Three empirical investigations of forensic decision-making were conducted: a study of 104 hearings by a forensic tribunal; an evaluation of which aspects of forensic patients' clinical presentation were empirical predictors of violence; and a survey of forensic clinicians to determine which factors they said they used to assess risk of violent recidivism and which they actually used. Results showed a significant correlation between actuarial risk and clinical advice to the tribunal, and a nonsignificant trend for patients higher in actuarial risk to receive more restrictive dispositions. Psychotic diagnoses and symptoms were not indicators of increased risk of violent recidivism. Clinicians endorsed some empirically valid indicators of risk, but also relied on some invalid indicators. There was also inconsistency between factors clinicians said they used and factors actually related to their hypothetical decision-making. An automated system is presented as an illustration of how the consistency and validity of forensic decisions could be enhanced.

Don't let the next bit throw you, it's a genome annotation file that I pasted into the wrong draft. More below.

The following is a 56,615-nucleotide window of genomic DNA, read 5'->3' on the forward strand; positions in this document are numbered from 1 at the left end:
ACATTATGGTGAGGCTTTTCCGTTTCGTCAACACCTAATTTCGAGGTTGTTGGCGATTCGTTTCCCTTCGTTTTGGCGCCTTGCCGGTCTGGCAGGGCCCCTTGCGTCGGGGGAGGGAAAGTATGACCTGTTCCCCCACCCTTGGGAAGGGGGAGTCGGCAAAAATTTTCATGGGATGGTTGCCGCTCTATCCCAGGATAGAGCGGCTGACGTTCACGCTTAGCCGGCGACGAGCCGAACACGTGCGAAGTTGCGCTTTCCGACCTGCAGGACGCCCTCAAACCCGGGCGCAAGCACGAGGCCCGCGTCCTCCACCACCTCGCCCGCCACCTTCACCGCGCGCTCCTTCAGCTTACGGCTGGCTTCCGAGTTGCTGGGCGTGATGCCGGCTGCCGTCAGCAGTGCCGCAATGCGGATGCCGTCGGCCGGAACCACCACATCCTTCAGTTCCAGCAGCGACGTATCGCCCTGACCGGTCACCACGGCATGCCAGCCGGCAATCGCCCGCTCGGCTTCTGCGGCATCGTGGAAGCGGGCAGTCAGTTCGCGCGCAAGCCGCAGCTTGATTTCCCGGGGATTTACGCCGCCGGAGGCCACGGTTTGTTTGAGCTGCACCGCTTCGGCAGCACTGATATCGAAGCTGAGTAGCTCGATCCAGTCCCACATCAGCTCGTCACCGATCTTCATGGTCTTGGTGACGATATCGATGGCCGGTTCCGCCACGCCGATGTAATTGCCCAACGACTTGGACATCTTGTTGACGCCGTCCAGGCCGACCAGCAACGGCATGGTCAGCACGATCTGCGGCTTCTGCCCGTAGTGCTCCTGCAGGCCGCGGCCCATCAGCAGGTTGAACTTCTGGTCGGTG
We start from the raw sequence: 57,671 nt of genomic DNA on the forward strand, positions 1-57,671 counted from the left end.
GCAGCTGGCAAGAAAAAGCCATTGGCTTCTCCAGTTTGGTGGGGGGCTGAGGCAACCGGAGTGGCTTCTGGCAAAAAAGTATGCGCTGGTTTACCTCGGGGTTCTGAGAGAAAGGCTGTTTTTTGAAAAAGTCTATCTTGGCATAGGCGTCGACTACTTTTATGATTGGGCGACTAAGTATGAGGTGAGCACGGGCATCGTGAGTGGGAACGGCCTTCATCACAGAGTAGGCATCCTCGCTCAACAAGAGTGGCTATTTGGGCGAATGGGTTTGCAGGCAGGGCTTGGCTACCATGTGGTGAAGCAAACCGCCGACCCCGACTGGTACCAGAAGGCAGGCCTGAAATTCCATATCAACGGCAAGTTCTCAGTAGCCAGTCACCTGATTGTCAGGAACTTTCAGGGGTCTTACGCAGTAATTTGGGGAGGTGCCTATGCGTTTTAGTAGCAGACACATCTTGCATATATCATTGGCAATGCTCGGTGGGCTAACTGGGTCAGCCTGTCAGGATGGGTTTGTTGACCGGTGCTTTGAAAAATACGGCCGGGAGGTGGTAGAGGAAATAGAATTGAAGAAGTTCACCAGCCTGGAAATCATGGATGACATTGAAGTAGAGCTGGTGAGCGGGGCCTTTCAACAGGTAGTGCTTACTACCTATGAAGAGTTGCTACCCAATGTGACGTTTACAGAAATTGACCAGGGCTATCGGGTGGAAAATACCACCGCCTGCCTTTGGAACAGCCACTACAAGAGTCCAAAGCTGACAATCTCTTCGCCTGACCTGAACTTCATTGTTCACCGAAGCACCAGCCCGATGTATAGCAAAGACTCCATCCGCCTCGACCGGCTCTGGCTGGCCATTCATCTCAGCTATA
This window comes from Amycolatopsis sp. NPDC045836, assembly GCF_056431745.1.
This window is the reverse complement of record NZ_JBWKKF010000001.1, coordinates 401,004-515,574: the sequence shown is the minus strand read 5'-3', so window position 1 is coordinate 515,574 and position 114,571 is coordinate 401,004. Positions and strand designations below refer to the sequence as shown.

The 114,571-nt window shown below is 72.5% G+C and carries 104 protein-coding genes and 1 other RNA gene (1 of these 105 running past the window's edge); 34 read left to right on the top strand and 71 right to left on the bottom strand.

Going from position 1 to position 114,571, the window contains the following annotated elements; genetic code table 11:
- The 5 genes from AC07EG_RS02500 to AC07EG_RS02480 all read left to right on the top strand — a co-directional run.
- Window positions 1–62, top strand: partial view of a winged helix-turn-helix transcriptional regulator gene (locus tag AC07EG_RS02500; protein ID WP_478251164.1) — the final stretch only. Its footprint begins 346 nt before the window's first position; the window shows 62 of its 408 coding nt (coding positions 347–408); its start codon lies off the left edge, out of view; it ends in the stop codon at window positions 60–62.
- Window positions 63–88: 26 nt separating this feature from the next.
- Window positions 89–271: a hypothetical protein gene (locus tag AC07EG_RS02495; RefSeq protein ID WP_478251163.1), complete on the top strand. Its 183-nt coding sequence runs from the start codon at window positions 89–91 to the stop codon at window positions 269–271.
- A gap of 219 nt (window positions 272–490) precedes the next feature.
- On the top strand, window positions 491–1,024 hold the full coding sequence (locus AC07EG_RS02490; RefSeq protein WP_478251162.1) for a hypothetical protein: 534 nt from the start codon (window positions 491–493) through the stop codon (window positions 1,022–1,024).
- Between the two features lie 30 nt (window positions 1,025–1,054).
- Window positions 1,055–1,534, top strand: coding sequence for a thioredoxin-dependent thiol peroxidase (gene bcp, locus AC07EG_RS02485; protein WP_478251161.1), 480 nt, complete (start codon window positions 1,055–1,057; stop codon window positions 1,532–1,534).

2007 John Wiley & Sons, Ltd